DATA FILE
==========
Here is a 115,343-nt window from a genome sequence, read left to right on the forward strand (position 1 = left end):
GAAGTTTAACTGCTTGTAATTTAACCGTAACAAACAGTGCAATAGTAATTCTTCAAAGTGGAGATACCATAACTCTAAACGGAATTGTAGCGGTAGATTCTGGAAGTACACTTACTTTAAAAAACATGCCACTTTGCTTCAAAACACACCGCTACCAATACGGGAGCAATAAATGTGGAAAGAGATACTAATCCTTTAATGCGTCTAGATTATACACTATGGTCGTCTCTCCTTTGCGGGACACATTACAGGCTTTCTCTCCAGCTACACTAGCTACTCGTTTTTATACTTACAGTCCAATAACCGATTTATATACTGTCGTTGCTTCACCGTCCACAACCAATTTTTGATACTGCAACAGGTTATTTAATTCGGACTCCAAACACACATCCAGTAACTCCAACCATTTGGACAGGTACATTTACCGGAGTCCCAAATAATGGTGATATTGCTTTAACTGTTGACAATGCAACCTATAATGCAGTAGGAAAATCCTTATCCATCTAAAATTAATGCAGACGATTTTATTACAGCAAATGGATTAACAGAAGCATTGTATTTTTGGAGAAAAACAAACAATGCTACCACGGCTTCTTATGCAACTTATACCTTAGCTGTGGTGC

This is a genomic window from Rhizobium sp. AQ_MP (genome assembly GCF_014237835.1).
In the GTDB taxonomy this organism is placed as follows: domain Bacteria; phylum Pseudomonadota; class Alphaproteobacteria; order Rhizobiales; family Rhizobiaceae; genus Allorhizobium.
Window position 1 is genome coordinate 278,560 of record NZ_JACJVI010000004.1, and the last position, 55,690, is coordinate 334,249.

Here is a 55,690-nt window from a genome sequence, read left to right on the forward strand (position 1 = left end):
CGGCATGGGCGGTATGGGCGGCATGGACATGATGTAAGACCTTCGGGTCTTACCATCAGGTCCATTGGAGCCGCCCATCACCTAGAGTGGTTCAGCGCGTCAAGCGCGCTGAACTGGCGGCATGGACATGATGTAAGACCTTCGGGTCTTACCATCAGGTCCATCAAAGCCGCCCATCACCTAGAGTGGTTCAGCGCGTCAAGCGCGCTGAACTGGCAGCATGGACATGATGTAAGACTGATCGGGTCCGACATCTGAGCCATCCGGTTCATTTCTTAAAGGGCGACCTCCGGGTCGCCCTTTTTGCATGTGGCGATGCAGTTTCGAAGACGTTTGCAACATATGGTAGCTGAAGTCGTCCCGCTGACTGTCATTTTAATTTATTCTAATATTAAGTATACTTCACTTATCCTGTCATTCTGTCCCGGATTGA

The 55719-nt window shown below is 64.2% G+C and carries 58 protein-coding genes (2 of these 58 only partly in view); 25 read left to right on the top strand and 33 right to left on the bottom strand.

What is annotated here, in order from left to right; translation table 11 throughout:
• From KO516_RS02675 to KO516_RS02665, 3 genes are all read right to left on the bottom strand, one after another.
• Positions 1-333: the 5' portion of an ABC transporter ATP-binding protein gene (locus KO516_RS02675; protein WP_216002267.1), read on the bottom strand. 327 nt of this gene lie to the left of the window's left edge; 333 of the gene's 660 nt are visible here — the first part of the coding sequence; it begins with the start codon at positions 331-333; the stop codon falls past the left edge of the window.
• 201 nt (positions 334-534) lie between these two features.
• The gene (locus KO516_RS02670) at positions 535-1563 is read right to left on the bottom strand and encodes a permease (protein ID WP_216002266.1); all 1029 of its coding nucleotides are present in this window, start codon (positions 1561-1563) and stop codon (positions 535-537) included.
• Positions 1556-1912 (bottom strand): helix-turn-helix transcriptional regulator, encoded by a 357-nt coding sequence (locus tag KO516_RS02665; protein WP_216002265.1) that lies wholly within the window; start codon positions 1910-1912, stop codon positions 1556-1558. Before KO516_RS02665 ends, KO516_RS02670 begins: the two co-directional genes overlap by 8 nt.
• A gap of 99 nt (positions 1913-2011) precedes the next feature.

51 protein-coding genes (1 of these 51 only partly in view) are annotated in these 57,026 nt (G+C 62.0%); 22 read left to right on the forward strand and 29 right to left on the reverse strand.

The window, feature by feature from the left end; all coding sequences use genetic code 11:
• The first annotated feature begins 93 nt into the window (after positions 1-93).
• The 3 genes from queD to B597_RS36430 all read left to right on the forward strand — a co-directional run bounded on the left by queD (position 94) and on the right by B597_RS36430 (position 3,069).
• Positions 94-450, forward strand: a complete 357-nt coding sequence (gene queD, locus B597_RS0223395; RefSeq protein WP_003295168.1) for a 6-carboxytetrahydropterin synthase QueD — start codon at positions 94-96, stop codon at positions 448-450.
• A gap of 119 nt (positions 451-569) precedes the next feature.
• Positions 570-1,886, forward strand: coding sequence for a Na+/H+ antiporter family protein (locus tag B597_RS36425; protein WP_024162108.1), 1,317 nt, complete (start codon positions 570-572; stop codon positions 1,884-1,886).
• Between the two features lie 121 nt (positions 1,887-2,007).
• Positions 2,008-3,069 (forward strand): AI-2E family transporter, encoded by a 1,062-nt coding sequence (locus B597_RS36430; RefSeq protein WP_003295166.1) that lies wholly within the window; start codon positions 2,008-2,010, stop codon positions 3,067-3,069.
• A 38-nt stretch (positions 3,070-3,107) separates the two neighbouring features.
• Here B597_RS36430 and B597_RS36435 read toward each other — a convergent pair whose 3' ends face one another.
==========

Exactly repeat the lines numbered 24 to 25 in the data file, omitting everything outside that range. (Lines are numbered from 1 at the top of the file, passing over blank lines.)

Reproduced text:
• Positions 2,008-3,069 (forward strand): AI-2E family transporter, encoded by a 1,062-nt coding sequence (locus B597_RS36430; RefSeq protein WP_003295166.1) that lies wholly within the window; start codon positions 2,008-2,010, stop codon positions 3,067-3,069.
• A 38-nt stretch (positions 3,070-3,107) separates the two neighbouring features.